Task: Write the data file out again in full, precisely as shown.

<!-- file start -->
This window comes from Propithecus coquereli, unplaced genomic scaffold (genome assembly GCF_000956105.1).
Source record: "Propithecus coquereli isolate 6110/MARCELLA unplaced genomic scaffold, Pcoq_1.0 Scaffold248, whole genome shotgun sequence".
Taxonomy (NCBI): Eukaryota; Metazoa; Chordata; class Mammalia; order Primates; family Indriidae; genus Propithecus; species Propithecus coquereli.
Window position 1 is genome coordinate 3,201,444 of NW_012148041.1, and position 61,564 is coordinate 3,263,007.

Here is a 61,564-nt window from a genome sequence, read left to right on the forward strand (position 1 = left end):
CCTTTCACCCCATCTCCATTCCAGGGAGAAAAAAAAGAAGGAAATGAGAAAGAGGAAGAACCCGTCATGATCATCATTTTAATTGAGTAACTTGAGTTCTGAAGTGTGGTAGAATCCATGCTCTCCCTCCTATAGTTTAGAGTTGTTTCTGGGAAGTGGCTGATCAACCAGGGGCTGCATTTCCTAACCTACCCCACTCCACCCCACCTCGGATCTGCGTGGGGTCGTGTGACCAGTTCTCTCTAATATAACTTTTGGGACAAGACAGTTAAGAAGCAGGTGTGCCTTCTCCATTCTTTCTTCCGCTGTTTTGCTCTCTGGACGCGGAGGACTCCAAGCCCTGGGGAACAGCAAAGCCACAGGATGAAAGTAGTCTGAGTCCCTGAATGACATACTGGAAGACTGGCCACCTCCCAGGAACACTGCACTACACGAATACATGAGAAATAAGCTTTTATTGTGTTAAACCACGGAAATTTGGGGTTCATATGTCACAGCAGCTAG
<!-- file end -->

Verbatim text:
This window comes from Propithecus coquereli, unplaced genomic scaffold (genome assembly GCF_000956105.1).
Source record: "Propithecus coquereli isolate 6110/MARCELLA unplaced genomic scaffold, Pcoq_1.0 Scaffold248, whole genome shotgun sequence".
Taxonomy (NCBI): Eukaryota; Metazoa; Chordata; class Mammalia; order Primates; family Indriidae; genus Propithecus; species Propithecus coquereli.
Window position 1 is genome coordinate 3,201,444 of NW_012148041.1, and position 61,564 is coordinate 3,263,007.

Here is a 61,564-nt window from a genome sequence, read left to right on the forward strand (position 1 = left end):
CCTTTCACCCCATCTCCATTCCAGGGAGAAAAAAAAGAAGGAAATGAGAAAGAGGAAGAACCCGTCATGATCATCATTTTAATTGAGTAACTTGAGTTCTGAAGTGTGGTAGAATCCATGCTCTCCCTCCTATAGTTTAGAGTTGTTTCTGGGAAGTGGCTGATCAACCAGGGGCTGCATTTCCTAACCTACCCCACTCCACCCCACCTCGGATCTGCGTGGGGTCGTGTGACCAGTTCTCTCTAATATAACTTTTGGGACAAGACAGTTAAGAAGCAGGTGTGCCTTCTCCATTCTTTCTTCCGCTGTTTTGCTCTCTGGACGCGGAGGACTCCAAGCCCTGGGGAACAGCAAAGCCACAGGATGAAAGTAGTCTGAGTCCCTGAATGACATACTGGAAGACTGGCCACCTCCCAGGAACACTGCACTACACGAATACATGAGAAATAAGCTTTTATTGTGTTAAACCACGGAAATTTGGGGTTCATATGTCACAGCAGCTAG